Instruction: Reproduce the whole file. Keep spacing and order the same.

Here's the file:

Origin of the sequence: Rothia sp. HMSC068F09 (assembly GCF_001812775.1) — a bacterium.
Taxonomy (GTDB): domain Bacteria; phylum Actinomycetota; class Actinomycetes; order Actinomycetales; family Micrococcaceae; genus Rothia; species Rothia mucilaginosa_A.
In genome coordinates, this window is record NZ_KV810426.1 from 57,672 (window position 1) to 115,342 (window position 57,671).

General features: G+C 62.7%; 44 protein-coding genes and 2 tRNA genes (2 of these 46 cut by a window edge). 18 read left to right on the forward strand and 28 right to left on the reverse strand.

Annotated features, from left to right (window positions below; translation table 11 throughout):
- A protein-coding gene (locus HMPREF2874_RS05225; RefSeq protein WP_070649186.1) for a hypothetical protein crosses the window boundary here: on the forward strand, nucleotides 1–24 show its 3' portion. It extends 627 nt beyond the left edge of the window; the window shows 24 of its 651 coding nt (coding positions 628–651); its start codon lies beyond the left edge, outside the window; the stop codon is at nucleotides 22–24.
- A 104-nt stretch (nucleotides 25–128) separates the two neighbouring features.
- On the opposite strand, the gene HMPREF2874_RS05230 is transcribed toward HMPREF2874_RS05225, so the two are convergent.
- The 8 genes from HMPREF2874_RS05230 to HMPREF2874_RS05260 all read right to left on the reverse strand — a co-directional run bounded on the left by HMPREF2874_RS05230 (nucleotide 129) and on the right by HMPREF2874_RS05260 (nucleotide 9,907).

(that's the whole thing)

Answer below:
Origin of the sequence: Rothia sp. HMSC068F09 (assembly GCF_001812775.1) — a bacterium.
Taxonomy (GTDB): domain Bacteria; phylum Actinomycetota; class Actinomycetes; order Actinomycetales; family Micrococcaceae; genus Rothia; species Rothia mucilaginosa_A.
In genome coordinates, this window is record NZ_KV810426.1 from 57,672 (window position 1) to 115,342 (window position 57,671).

General features: G+C 62.7%; 44 protein-coding genes and 2 tRNA genes (2 of these 46 cut by a window edge). 18 read left to right on the forward strand and 28 right to left on the reverse strand.

Annotated features, from left to right (window positions below; translation table 11 throughout):
- A protein-coding gene (locus HMPREF2874_RS05225; RefSeq protein WP_070649186.1) for a hypothetical protein crosses the window boundary here: on the forward strand, nucleotides 1–24 show its 3' portion. It extends 627 nt beyond the left edge of the window; the window shows 24 of its 651 coding nt (coding positions 628–651); its start codon lies beyond the left edge, outside the window; the stop codon is at nucleotides 22–24.
- A 104-nt stretch (nucleotides 25–128) separates the two neighbouring features.
- On the opposite strand, the gene HMPREF2874_RS05230 is transcribed toward HMPREF2874_RS05225, so the two are convergent.
- The 8 genes from HMPREF2874_RS05230 to HMPREF2874_RS05260 all read right to left on the reverse strand — a co-directional run bounded on the left by HMPREF2874_RS05230 (nucleotide 129) and on the right by HMPREF2874_RS05260 (nucleotide 9,907).